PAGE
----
Energy isn't the only area where Furnace Creek Resort is green. Water—a key resource in the desert—is closely conserved. The famed deco-tiled swimming pool is fed by the natural spring that gave Furnace Creek its name, and the resort's lush date palm groves are kept green by water recycled from the pool.

Owner Xanterra Parks and Resorts, which has earned many of the travel industry's top green awards, made major energy renovations at the historic inn, from installing high-efficiency insulated windows and replacing outdated fans, to banning endangered fish from the restaurant's menu. And while you can argue that an eco-friendly golf course is the ultimate oxymoron, you have to give them props for biodiesel-fueled lawn mowers. Most important of all, the historic inn is open to the public from October to May, when lower temperatures allow its operation without excessive energy use. The more modern hotel accommodations and campground at Furnace Creek Ranch are open year-round.

Outdoor Adventure

None of this is why you stay at Furnace Creek, though—people come back year after year for the same reasons Clark Gable and pretty much every other major Hollywood star since has visited: to experience the multihued spectacle of the desert in all its geologic variety. Favorite hikes include Golden, Mosaic, Desolation, and Natural Bridge canyons (all under three miles), and the four-mile Gower Gulch Loop. The more adventurous will pack plenty of water and head up Wildrose or Telescope Peak. And no one should leave without exploring the Badwater Basin salt flats, Ubehebe and Little Hebe craters, and the Mesquite Sand Dunes.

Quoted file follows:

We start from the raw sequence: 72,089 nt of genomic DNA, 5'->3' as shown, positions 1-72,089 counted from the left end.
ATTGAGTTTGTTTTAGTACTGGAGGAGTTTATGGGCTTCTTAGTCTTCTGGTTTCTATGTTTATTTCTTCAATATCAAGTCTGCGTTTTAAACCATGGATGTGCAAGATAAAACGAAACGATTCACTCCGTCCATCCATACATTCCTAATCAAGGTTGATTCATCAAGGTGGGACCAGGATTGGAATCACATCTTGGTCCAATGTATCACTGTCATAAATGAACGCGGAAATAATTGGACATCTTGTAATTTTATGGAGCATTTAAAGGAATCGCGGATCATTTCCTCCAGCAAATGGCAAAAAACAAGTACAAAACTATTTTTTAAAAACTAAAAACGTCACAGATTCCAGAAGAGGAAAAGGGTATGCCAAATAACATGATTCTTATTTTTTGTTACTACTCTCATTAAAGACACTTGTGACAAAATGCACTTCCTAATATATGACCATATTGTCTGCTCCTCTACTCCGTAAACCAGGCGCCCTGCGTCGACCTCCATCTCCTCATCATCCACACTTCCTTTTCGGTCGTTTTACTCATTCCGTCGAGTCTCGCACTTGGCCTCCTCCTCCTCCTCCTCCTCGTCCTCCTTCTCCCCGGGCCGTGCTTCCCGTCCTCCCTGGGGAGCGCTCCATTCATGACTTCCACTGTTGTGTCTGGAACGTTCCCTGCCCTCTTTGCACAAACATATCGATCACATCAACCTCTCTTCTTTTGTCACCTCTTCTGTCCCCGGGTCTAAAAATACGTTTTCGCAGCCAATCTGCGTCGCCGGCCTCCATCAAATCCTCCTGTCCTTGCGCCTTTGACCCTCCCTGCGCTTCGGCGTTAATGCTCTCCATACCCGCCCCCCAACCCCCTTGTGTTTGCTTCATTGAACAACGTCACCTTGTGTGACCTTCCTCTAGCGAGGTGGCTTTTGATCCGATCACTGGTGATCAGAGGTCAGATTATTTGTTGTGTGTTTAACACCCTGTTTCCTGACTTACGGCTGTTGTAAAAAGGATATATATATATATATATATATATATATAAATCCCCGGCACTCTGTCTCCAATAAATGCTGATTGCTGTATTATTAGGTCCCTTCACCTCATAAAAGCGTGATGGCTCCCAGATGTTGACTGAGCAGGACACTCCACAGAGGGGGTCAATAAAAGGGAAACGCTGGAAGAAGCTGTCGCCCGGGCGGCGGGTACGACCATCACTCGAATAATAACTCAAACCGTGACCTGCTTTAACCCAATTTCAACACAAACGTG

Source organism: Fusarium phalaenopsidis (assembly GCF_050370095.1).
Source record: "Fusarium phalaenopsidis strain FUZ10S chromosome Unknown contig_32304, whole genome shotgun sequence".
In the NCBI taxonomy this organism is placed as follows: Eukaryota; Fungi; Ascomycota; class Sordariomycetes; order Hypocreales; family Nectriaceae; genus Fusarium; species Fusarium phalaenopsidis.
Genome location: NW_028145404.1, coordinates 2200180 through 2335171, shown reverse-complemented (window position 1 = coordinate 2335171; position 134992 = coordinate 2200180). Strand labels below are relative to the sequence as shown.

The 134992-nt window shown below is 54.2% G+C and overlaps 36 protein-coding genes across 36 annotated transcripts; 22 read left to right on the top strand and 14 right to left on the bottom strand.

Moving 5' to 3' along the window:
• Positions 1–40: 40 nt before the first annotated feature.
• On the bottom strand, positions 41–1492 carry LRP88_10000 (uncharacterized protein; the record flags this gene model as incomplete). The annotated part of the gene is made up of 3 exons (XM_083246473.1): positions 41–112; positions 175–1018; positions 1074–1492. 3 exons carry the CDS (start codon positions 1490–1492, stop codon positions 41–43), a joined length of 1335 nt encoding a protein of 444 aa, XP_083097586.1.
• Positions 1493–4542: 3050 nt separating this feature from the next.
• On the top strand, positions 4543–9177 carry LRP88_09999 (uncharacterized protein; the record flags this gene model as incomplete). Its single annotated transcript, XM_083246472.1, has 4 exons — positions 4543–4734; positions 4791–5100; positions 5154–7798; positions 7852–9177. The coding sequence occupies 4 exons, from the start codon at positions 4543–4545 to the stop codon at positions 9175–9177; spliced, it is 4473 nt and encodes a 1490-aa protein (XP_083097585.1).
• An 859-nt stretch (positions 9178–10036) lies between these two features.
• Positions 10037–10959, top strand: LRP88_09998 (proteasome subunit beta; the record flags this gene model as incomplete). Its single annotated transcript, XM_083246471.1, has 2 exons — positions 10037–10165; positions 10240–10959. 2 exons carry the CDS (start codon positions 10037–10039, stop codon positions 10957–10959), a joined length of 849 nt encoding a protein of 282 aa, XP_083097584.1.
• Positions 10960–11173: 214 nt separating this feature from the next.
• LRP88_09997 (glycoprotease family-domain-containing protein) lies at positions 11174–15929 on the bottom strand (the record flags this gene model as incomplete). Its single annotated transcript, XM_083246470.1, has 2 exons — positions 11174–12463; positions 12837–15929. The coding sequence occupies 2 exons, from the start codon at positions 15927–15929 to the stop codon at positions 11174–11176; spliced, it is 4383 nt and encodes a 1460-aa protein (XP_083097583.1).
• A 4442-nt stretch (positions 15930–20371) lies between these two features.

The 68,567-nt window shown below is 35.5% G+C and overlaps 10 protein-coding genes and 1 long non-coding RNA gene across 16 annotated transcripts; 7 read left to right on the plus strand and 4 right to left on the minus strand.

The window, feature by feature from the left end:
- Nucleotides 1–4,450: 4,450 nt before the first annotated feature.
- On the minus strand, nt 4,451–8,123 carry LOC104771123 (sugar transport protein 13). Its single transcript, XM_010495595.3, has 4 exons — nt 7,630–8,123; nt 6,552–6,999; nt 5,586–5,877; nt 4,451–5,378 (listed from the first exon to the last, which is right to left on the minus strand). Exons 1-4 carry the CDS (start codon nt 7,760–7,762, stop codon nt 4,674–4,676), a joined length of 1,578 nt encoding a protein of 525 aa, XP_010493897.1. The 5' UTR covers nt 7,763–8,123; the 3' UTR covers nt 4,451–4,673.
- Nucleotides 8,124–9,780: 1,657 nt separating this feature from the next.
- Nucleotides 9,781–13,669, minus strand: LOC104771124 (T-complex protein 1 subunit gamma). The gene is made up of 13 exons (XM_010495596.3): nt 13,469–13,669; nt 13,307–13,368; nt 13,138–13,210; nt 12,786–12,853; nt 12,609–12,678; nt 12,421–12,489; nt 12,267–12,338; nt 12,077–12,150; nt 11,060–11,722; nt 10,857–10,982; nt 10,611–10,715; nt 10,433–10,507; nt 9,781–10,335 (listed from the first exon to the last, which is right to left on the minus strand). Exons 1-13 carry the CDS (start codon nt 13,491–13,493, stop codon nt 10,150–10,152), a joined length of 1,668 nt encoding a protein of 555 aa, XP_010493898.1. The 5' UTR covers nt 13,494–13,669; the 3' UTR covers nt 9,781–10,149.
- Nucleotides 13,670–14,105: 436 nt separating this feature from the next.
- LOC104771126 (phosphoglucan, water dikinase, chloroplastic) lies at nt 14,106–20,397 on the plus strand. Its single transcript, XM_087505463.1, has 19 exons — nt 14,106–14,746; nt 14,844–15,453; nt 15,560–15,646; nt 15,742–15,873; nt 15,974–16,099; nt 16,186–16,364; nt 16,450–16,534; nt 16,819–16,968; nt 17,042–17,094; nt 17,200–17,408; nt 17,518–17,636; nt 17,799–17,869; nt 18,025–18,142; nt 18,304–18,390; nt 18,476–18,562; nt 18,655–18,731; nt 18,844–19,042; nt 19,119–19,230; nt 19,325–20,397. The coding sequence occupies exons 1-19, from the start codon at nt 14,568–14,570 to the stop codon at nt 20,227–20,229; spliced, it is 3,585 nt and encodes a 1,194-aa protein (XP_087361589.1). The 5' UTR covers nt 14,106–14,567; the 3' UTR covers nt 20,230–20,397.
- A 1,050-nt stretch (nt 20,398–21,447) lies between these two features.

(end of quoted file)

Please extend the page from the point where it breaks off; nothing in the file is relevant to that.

Mountain bikes are also available for rent at Furnace Creek. Go for a night ride when the pavement is cool and you have the roads to yourself. Not only will you enjoy the silence of Death Valley, you'll be treated to one of the best star shows you've ever seen.

3. Adirondack State Park, New York

Less a single park than a patchwork of lake and mountain preserves, the Adirondacks are where New Yorkers get away to get outdoors. With 2.6 million acres of protected state land, we're talking a lot of territory open to hiking, biking, canoeing and kayaking, fishing and every other outdoor activity you can think of. (Skiing in the winter too, of course.) The fall colors in the Adirondacks are as vivid—and last longer—than pretty much anywhere else on the East Coast.

Eco-friendliness seems to be contagious in the Adirondacks these days, with numerous lakeside resorts earning accolades for introducing energy conservation, recycling, and other green efforts. Golden Arrow Lakeside Resort  and Gauthier's Saranac Lake Inn have now both earned Platinum Green (4 leaf) ratings from Audubon International, placing them on a coveted list of only eight such properties worldwide.

From a paperless reservation system and pens made of recycled plastic to a ban on bottled water, Golden Arrow has raised resource conservation to a high art. Meanwhile, Gauthier's was recognized for, among other things, offering discount rates for guests who arrive via a nongasoline-powered mode of transportation. The Haus on Mirror Lake, also called the Haus Lake Placid, recently earned a 4-green eco-leaf rating for conservation efforts, while the Sagamore Resort on Lake George makes numerous best lists for its health-oriented organic spa.

Outdoor Sports

Picking the best spots to paddle in the Adirondacks is almost impossible when there are 3,000 lakes and ponds and 30,000 miles of rivers and streams to choose from. But the St. Regis Canoe Area is among the most pristine and least developed, while out of the big lakes, Lake George consistently rates the cleanest. Hikers argue over the best trails and peaks, but the five-mile climb up Hurricane Mountain is a favorite day hike, and the 14-mile ascent of Mount Marcy allows for top bragging rights.

Wildlife Tip: The Adirondack Fall Moose Festival in late September celebrates the region's rebounding moose population with moose calling contests and guided trips to see these majestic—and somewhat ridiculous—beasts in their natural habitat.